Next week, plans to improve Miami-Dade bus network could get approval

DORAL, FL – The county commission is expected to have in its agenda the approval of a project aimed to improve Miami-Dade bus network as soon as October 20. 

The Better Bus Project is meant to redesign public transportation within the county for its thousands of residents that struggle to commute every day.

According to the Mass Transit website, this new initiative, consisting of three phases, was created in order to “rescue essential workers who depend on public transit but often endure long waits (30-60 minutes) en route to their destination.” 

In Miami-Dade, 36 percent of transit commuters are essential workers that are part of the healthcare, hospitality, education, construction and retail fields. 

The situation for them got worse with the coronavirus pandemic that forced Miami-Dade bus network to enforce social distancing and reduce capacity. 

Since then, 51 percent of passengers has reported being left behind by a full bus, according to a new survey by Transit Alliance Miami, the mobility advocacy organization, cited by the media outlet. 

“We’ve been stuck with routes that don’t make any sense on a system that hasn’t been updated since 1986,” Azhar Chougle, executive director of Transit Alliance, said to Mass Transit. “So we created a network rebuilt from the ground up by a community that wanted reform.”

The reform consist of eliminating low-use routes, and increase user access to frequent service from the current 10 percent to 23 or 48 percent, depending on the area of residence. 

The new bus network will increase the frequency of buses during the day to ensure they can provide the best possible service and keep passengers, and the community, connected during and after the coronavirus pandemic.

“We’ll have red lines north to Miami Gardens, south to Florida City, west to FIU and east to Miami Beach,” added Chougle.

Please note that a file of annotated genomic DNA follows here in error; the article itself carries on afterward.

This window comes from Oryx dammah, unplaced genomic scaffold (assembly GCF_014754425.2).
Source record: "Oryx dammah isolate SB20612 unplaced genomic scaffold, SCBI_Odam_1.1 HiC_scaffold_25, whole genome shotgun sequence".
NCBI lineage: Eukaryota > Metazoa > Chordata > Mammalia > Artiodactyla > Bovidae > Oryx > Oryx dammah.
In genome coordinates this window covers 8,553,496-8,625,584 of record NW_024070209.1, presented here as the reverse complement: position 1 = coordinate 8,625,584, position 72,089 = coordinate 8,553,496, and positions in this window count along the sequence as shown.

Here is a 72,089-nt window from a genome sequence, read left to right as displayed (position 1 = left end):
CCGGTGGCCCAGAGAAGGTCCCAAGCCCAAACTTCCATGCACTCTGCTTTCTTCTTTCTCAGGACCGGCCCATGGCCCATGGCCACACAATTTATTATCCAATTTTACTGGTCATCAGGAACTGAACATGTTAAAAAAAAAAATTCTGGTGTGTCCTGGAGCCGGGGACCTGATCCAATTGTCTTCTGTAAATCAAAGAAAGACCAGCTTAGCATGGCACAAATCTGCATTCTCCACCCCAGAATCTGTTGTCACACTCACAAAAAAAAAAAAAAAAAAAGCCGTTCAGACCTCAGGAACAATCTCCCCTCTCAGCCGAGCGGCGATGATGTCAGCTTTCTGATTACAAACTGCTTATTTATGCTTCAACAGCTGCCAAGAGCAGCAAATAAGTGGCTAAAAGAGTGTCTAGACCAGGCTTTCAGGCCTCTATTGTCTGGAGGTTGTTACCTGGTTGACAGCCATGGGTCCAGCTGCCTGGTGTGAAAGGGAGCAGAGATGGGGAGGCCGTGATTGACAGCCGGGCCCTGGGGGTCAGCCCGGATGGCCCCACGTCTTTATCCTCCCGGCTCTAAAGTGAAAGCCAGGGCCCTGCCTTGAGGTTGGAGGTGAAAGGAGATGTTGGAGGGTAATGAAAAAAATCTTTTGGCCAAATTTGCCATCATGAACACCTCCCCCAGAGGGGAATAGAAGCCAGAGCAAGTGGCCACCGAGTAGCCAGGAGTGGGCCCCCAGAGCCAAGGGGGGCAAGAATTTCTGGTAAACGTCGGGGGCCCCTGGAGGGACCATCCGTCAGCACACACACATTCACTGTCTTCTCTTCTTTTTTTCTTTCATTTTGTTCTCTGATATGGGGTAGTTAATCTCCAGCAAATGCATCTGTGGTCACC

The new network also plans to increase access to employment, healthcare and retail hubs, such as the Jackson Memorial Hospital/Civic Center complex.

“From Liberty City, for example, we’d see a 60 percent gain in ease of access to opportunities for jobs,” Chougle said to the media. 

But the project also wants to help the pocket of many people around the county that can’t afford to have a car under the current economic circumstances. According to Chougle, car ownership costs some $12,000 per year.

And according to the Better Bus Project website, the plans pending approval next week are precisely targeting those in a poverty situation, carless households, seniors, and people of color “to ensure these groups have access to the most frequent and reliable service possible.”

In an interview with WRLN South Florida, the spoke person encouraged people to think about how establishing an effective public transit could potentially improve everyone’s quality of life.

“Even if you’re a driver, look around you and think about all of the services and all of the places you visit in your daily life and how for that person behind the desk, for that person behind the counter, for that person behind the register, for that person behind the mask that would be a transit rider who — without this system working for them — our whole society just doesn’t function in the same way that it does as compared to having effective public transit.”

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